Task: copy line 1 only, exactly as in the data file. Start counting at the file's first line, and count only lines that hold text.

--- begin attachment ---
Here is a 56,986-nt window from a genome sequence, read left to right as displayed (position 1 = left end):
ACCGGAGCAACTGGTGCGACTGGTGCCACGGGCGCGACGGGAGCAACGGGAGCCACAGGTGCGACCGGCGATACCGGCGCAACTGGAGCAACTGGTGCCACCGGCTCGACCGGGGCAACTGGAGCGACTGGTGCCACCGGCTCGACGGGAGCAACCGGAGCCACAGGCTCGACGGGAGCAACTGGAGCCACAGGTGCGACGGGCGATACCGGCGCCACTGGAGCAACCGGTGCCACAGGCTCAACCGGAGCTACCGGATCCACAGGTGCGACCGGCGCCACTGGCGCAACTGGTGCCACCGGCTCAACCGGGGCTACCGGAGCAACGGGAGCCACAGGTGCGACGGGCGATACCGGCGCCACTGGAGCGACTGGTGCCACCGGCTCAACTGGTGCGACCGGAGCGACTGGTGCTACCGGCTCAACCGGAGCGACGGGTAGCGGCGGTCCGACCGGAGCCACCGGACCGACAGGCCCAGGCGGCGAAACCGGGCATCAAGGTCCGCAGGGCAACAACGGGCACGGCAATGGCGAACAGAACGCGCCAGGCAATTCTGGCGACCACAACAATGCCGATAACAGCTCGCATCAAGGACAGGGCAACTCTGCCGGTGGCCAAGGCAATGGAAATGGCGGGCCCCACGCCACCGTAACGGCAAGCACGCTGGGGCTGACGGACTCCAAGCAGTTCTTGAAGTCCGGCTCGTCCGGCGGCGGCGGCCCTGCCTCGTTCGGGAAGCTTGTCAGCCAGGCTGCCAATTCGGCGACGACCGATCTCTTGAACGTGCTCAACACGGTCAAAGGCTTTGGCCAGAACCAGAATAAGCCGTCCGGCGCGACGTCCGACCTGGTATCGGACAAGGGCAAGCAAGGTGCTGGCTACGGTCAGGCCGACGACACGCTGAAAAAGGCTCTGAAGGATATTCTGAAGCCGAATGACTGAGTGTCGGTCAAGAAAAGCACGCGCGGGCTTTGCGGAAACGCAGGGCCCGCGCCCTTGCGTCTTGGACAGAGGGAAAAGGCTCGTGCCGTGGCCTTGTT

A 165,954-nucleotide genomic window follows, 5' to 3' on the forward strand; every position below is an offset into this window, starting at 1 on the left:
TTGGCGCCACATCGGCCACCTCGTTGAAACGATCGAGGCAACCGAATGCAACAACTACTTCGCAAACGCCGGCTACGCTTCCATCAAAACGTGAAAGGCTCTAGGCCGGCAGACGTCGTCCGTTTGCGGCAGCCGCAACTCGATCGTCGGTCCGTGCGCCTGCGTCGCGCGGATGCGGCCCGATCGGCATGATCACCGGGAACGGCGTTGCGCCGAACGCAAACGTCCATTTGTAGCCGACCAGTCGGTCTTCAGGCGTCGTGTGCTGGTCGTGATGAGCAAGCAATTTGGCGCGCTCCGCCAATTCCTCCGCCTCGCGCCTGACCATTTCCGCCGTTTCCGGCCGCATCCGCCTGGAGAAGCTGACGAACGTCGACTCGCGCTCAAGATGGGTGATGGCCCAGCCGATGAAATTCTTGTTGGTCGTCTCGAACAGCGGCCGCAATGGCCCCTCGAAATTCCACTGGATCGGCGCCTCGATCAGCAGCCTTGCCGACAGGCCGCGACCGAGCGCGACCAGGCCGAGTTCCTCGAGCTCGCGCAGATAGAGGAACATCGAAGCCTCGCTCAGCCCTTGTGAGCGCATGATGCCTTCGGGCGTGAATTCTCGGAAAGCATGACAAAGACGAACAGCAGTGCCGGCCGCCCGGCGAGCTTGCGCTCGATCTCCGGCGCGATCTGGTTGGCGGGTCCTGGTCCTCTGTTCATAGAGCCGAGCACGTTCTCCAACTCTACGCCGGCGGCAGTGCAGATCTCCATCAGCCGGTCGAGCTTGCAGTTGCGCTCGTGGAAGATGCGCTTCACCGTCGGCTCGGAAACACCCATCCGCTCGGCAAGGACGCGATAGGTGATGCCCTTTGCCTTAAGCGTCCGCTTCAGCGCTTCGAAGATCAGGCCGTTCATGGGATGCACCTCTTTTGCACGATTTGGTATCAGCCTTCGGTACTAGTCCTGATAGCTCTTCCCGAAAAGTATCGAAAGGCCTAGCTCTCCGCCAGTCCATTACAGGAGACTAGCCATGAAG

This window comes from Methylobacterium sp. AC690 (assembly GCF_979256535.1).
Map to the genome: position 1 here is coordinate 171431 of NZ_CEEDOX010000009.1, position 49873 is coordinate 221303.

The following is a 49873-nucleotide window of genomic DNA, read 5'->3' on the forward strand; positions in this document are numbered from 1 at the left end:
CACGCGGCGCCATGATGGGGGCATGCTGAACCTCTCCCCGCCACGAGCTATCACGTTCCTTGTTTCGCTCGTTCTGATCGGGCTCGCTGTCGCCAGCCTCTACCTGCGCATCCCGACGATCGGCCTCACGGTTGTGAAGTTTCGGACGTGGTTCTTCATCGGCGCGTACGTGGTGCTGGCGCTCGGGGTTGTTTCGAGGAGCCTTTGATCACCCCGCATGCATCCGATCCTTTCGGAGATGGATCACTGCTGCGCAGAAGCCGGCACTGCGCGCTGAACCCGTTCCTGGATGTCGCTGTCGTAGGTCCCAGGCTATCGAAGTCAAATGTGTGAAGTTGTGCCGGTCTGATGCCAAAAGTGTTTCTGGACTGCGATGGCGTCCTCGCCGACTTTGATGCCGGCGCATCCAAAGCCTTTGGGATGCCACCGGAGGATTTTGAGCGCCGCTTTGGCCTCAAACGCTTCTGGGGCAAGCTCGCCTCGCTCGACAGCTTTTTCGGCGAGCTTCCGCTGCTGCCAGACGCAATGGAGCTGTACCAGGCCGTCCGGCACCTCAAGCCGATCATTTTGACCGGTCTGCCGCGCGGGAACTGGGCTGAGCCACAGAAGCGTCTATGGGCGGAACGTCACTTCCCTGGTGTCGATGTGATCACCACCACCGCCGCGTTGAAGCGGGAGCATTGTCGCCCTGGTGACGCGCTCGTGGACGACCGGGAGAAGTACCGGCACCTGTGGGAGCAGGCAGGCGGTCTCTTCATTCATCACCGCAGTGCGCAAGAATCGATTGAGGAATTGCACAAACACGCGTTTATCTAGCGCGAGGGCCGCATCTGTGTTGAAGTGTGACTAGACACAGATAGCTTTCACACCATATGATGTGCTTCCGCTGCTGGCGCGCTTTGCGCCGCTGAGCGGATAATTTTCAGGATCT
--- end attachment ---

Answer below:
Here is a 56,986-nt window from a genome sequence, read left to right as displayed (position 1 = left end):